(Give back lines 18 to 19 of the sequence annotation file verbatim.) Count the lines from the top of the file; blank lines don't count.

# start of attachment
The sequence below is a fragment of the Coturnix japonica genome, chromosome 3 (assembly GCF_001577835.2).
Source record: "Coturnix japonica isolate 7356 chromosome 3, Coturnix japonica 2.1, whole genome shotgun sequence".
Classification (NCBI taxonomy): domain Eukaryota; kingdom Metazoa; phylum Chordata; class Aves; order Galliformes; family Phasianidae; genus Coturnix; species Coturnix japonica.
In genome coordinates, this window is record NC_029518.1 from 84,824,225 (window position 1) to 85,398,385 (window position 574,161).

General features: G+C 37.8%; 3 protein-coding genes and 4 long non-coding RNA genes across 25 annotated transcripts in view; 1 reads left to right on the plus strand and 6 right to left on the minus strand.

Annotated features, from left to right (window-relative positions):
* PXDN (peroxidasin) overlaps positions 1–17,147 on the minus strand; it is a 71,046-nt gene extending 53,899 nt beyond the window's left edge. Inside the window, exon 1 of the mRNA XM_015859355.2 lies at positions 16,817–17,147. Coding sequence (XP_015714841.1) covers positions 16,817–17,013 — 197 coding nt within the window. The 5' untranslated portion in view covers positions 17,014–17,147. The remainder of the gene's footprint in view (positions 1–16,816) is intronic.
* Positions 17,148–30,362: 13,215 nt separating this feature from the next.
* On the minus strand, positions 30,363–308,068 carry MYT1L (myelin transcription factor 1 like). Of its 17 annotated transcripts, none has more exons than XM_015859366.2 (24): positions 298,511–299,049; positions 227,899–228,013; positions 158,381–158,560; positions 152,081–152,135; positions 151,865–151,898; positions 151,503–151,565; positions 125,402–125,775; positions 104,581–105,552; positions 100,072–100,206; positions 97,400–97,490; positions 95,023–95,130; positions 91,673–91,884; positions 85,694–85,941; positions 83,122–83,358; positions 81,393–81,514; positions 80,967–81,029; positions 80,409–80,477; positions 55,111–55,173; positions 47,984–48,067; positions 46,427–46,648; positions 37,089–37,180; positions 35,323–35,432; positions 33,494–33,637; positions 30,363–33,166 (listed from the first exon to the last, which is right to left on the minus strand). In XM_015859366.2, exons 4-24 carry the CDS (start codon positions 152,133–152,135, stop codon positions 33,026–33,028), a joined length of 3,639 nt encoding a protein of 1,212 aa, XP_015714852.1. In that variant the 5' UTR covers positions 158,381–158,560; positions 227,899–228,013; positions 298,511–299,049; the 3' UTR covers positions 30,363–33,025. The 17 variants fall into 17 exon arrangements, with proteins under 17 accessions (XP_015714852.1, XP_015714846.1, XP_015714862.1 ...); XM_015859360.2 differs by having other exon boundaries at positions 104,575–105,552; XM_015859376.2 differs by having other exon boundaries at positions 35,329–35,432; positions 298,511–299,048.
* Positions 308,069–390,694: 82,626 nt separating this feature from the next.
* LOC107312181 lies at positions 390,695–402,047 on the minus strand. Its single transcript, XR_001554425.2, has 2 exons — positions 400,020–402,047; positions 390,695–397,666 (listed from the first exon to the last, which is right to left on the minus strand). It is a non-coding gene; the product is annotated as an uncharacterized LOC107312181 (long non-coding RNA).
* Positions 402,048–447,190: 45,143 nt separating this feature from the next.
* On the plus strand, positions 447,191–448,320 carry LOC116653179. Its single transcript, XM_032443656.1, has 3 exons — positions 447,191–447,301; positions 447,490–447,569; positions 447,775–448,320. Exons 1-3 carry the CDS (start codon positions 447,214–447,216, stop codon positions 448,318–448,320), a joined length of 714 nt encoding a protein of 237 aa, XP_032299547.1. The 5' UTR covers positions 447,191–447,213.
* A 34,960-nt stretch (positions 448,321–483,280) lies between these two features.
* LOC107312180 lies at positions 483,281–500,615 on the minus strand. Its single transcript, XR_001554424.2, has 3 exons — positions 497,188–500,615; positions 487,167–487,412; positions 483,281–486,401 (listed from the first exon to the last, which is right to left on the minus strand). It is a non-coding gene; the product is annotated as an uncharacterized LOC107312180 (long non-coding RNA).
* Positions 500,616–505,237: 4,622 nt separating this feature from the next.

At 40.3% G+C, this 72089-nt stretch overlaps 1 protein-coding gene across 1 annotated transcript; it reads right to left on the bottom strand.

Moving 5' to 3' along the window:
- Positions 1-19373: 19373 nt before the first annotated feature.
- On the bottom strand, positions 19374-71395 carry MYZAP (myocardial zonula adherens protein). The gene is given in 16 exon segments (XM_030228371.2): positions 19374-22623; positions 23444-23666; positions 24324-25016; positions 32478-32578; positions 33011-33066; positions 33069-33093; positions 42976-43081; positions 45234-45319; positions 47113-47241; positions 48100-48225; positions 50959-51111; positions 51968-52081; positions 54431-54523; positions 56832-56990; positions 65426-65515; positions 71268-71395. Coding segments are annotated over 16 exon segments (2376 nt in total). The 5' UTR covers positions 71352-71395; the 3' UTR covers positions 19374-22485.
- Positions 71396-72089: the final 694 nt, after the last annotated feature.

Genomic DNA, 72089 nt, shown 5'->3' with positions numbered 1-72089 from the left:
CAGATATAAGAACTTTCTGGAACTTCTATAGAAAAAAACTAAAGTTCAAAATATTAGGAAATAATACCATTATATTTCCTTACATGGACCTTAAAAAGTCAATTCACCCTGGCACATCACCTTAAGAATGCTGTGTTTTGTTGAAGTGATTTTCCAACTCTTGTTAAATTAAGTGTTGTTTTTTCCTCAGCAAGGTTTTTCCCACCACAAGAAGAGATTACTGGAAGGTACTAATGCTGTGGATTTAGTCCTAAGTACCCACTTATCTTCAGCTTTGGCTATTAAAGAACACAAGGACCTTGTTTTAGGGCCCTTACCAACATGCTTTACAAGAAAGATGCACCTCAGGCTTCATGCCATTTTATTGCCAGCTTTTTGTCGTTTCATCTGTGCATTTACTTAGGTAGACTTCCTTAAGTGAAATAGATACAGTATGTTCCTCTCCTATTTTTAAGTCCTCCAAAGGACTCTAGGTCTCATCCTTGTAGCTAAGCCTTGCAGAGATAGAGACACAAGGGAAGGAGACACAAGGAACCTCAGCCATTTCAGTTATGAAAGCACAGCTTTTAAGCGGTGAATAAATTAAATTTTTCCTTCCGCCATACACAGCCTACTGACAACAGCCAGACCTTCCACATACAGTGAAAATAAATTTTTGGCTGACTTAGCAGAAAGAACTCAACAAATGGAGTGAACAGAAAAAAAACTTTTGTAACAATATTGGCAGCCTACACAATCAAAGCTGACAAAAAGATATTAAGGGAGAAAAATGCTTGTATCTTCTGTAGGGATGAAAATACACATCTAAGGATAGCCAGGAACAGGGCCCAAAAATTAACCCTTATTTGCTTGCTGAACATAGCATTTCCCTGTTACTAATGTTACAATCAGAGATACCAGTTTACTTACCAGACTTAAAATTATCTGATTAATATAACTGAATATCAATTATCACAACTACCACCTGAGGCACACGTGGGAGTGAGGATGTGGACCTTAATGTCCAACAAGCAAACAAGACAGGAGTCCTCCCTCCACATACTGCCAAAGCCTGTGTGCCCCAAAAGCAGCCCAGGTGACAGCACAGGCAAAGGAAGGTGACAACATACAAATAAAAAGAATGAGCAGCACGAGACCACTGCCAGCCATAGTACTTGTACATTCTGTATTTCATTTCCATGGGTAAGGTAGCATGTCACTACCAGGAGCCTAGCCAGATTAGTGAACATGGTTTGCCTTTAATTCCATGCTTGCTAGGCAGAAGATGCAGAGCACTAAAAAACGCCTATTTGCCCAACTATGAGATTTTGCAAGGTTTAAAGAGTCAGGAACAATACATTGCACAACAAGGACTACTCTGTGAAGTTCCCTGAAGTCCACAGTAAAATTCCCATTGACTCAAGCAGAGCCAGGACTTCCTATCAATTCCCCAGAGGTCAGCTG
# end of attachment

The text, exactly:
Moving 5' to 3' along the window:
- Positions 1-19373: 19373 nt before the first annotated feature.